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Trans R Soc Trop Med Hyg. 2001 Sep-Oct;95(5):545-9.

Complement binding to erythrocytes is associated with macrophage activation and reduced haemoglobin in Plasmodium falciparum malaria.

Author information

1
Department of Child Health, Korle-Bu Teaching Hospital, P.O. Box 4236, Accra, Ghana. bamenla@yahoo.co.uk

Abstract

We have examined IgG and complement factor C3d deposition on erythrocytes by means of the direct Coombs' test (DAT) and looked for an association with the anaemia seen in falciparum malaria in children living in an area of hyperendemic malaria transmission (in Ghana). In one study (in 1997), 53 out of 199 patients had a positive DAT. Of these, 45 samples reacted with anti-C3d antibodies, 2 with anti-IgG and 6 with both reagents. There were significantly lower haemoglobin (Hb)-levels and higher prevalence of spleen enlargement in DAT-positive than in DAT-negative patients. Hb-levels were independently associated with DAT and age. This initial study was designed to investigate the role of intravascular haemolysis (IVH), but we found no association between IVH and either DAT result or anaemia. Because of the risk of selection bias we repeated the study using consecutive enrollment of malaria patients and were able to confirm the results in a total of 49 DAT-positive and 183 DAT-negative patients. This second study (in 1998) was designed to look at the importance of erythrophagocytosis through measurement of plasma neopterin levels and total nitrite and nitrate as markers of NO-release. Both parameters were significantly higher in DAT-positive than in DAT-negative patients (P < 0.001), indicating that complement binding to erythrocytes was associated with macrophage activation. Plasma levels of haptoglobin, interleukin-10 and tumour necrosis factor-alpha did not vary between the groups. The studies support the role of complement activation and erythrophagocytosis in the pathogenesis of anaemia in falciparum malaria in African children.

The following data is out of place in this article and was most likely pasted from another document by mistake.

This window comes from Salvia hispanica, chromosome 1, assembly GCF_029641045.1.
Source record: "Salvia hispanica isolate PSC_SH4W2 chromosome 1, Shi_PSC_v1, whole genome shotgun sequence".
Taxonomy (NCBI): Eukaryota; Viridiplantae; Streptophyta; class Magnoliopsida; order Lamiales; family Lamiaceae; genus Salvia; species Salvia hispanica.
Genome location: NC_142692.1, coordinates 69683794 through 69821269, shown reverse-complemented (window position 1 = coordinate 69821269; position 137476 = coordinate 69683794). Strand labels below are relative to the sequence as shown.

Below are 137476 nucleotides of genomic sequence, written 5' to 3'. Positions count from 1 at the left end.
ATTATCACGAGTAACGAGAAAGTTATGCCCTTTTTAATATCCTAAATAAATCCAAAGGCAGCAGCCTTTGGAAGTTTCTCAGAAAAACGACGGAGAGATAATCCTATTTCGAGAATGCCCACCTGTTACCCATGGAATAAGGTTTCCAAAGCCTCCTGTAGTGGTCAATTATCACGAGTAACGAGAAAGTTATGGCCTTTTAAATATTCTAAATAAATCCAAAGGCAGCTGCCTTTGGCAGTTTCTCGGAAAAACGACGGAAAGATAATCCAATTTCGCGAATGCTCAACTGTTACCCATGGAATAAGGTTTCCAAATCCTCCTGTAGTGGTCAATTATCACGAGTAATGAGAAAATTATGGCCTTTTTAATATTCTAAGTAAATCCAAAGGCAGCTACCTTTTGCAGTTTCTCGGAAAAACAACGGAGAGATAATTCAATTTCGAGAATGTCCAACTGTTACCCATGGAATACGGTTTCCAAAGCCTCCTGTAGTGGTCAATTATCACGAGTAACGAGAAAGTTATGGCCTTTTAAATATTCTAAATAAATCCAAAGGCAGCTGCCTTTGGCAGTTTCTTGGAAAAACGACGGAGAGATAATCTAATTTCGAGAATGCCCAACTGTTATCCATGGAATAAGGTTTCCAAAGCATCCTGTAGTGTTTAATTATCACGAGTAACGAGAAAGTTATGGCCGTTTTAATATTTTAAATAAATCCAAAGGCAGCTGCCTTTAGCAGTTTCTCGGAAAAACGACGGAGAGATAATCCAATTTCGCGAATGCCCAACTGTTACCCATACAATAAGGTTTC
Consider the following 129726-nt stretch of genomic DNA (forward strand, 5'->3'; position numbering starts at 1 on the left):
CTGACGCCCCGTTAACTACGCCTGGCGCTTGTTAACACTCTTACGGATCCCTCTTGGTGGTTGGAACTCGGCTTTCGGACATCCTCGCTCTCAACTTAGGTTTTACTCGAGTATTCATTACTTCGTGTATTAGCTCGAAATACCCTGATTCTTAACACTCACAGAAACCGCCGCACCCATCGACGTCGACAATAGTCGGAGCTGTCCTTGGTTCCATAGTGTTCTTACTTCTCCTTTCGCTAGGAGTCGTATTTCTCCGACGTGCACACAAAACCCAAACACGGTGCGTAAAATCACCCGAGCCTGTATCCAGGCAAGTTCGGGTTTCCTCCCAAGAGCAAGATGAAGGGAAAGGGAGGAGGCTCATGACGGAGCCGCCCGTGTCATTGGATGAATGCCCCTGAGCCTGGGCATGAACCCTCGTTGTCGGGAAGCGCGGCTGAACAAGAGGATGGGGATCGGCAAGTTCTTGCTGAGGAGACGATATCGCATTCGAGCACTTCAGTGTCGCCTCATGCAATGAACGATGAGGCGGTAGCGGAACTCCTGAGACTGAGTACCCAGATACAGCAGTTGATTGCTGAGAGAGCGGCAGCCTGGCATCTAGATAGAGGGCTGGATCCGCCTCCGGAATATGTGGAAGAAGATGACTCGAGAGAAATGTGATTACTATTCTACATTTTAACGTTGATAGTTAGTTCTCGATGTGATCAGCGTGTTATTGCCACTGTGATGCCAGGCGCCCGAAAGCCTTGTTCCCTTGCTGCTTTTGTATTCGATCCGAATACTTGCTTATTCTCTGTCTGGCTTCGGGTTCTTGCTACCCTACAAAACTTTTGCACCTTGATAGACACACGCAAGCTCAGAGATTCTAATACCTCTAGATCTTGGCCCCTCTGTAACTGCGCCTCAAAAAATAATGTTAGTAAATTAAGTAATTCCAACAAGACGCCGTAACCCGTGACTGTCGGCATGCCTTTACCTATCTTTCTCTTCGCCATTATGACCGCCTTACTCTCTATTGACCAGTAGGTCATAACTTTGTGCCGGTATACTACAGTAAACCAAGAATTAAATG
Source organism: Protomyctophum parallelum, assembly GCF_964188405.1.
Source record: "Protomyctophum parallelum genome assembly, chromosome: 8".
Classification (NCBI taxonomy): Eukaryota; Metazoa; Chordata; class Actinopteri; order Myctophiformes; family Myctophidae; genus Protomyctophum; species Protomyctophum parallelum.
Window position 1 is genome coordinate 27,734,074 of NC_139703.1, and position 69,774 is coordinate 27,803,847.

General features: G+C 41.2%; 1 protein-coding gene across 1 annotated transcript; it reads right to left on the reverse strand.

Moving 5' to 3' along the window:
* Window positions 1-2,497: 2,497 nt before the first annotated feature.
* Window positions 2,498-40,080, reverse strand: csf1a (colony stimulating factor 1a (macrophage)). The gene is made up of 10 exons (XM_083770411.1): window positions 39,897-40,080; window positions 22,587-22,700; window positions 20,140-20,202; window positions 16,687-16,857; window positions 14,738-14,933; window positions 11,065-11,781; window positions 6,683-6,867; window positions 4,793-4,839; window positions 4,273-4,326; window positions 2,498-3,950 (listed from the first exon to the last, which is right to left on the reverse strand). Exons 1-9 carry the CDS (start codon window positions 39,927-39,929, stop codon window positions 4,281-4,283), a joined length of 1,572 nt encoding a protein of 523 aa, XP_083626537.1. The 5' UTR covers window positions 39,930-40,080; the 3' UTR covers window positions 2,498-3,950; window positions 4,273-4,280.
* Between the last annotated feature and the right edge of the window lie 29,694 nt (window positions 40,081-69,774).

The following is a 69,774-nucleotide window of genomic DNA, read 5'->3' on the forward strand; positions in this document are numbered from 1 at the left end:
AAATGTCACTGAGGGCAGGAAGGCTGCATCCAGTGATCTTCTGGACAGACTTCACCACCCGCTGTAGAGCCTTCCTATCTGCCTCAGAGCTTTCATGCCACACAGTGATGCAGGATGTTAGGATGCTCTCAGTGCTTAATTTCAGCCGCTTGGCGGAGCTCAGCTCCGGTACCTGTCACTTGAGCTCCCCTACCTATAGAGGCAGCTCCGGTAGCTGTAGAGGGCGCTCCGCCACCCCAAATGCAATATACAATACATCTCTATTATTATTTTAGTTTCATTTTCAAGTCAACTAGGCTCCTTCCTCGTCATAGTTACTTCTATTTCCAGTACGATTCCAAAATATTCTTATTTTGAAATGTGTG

PMID:
11706671
DOI:
10.1016/s0035-9203(01)90036-7
[Indexed for MEDLINE]

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